Elections for this transitional National Assembly took place on January 30, 2005. The United Iraqi Alliance Party won the majority of seats with 48% of the popular vote resulting in 140 seats. Eighty-five members of the assembly were women. Talks between the UIA and other parties to form a coalition government began soon after the election; the assembly had its first meeting on March 16, 2005. After weeks of negotiations between the dominant political parties, on April 4, 2005, Sunni Arab Hajim al-Hassani was chosen as speaker; the Assembly elected Jalal Talabani to head the Presidency Council on April 6, approved the selection of Ibrahim al-Jaafari and his cabinet on April 28. Under the permanent constitution approved on October 15, 2005, legislative authority is vested in two bodies, the Council of Representatives and the Council of Union; the Council of Representatives consists of 325 members elected for four years, with two sessions in each annual term. The Council passes federal laws, oversees the executive, ratifies treaties, approves nominations of specified officials.
It elects the president of the republic, who selects a prime minister from the majority coalition in the Council. Elections for the Council of Representatives were held on December 15, 2005; the Council first met on March 16, 2006 one year after the first meeting of the transitional assembly. The Council of Representatives of Iraq has the same name in Arabic as the lower legislative houses of Bahrain, Morocco and Yemen, as the unicameral legislatures of Lebanon and Tunisia. However, a number of different English terms are used to refer to these bodies; the Council of Union, or Federation Council, will consist of representatives from Iraq's regions and governorates. Its precise composition and responsibilities are not defined in the constitution and will be determined by the Council of Representatives. On, April 12, 2007, Mohammed Awad, a political party member of the Iraqi National Dialogue Council, was killed at the convention centre canteen of the parliament building, 22 were wounded, in the 2007 Iraqi Parliament Bombing.
A group of Sunni lawmakers boycotted parliament in a June 2007 protest of the removal of the speaker, Mahmoud al-Mashhadani, after a series of controversial actions. They returned in July after the speaker was re-instated with the understanding that he would resign after a few sessions. A group of Shiite members returned in July after a boycott which gained them an investigation into the bombing of a Shiite mosque, along with reconstruction and improved security; the parliament was under pressure from the United States to pass legislation dealing with members of the Baath party, distribution of oil revenues, regional autonomy, constitutional reform, by September 2007. The Iraqi cabinet approved a draft elections law in September 2009. However, it took ten delays for the law to pass in the Council of Representatives; the main areas of dispute concerned the "open list" electoral system and the voters roll in Kirkuk Governorate, which Arab and Turkmen parties alleged had been manipulated by the Kurdistan Regional Government of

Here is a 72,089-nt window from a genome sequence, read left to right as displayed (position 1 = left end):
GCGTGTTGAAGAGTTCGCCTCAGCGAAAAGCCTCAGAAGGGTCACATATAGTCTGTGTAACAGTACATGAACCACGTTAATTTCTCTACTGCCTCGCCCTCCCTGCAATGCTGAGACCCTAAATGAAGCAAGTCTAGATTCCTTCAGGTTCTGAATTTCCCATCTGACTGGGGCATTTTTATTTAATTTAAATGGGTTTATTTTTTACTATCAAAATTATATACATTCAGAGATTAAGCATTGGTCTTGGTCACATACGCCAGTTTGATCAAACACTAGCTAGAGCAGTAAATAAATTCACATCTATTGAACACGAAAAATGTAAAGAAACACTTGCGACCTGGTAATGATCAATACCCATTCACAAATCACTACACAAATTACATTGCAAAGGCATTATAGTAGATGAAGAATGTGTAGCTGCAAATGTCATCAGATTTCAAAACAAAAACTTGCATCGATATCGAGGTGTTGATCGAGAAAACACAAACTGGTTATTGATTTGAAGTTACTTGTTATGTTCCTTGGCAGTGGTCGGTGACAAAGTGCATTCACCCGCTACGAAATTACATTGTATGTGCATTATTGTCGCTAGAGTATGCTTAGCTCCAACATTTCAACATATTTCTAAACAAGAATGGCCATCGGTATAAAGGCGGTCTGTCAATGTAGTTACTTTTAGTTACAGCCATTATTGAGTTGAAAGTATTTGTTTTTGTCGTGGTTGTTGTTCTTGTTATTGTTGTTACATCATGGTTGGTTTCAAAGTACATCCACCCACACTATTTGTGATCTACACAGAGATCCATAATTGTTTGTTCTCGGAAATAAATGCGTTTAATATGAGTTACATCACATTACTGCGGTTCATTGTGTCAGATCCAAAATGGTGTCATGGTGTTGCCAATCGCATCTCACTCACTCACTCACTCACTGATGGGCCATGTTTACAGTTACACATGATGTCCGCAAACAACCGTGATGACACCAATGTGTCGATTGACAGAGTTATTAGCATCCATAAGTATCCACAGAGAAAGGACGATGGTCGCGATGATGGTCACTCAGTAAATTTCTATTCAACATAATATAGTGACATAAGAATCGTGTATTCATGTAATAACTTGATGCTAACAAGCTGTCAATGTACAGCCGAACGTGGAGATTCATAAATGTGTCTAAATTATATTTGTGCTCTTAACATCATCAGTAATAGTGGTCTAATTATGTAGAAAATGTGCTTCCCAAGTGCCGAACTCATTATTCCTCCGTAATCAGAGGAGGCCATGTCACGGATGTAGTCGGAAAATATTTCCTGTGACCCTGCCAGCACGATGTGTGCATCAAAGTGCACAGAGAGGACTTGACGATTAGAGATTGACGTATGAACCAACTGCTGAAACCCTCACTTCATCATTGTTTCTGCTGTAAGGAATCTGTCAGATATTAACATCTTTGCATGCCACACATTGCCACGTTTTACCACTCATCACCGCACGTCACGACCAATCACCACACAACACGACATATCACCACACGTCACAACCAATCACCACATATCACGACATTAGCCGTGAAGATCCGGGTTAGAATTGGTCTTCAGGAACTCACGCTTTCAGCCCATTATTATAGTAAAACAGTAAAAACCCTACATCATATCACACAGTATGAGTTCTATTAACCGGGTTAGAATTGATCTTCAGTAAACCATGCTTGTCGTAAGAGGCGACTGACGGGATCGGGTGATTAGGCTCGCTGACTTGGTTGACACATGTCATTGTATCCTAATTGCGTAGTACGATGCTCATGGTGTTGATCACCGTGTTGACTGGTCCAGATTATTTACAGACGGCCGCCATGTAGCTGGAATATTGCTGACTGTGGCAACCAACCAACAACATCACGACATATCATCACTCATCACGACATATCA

Ali Bapir called Mamosta Ali Bapir and Sheikh Ali Bapir is a Kurdish Islamic intellectual and politician in Iraqi Kurdistan. He is the founder of Kurdistan Islamic Group. Born 1961 in the Peshdar region, Iraqi Kurdistan, he is most well known for his moderate religious views and his modern interpretation of Islam, which calls for coexistence in a democratic society. He has written more than 140 books on politics, society and Kurdistan. In 2009 Iraqi general elections for Council of Representatives, he was one of the top 10 candidates with most votes all over the country, his party has good relations with European Union countries, the United States and other countries in the region. He is the leader of the Kurdistan Islamic Group, a major Islamic party in the Kurdistan Region of Iraq. In 2002, he broke away from the Kurds' main Islamic group, he and his private army of around 10,000 fighters set up camp near the Kurdish village of Khurmal in the foothills of the Zagros Mountains along the Iranian border.
Next door was the camp of Ansar al Islam, an extremist group believed to have links to the Al Qaeda terrorist network. U. S. forces struck Bapir's compound with Tomahawk missiles on March 22, 2003, killing dozens of his loyalists and throwing his movement into disarray just as Hussein's Iraq was collapsing. After the war, Bapir pressed the U. S. to compensate families of those killed in the attack. He was invited to talk it over at the U. S. compound near the Kurdish resort town of Dokan. But instead of meeting with officials on July 10, 2003, he and his entourage were stopped at a checkpoint and bundled into helicopters. Bapir was taken to Baghdad and Camp Cropper, the high-security prison where Hussein was held until his execution in late December, he says. He lost 30 pounds. An alarmed doctor persuaded his captors to treat him better, he said. A pained expression washes over his face. "I don't like to talk about this," he says. "This was a bad time." He was confined to an 8-foot-square cell. For nearly a year, his only human contact was with interrogators from the CIA, FBI, Pentagon and British intelligence, who accused him of planning attacks on coalition forces, of supporting Ansar al Islam and of consorting with violent elements of the former regime.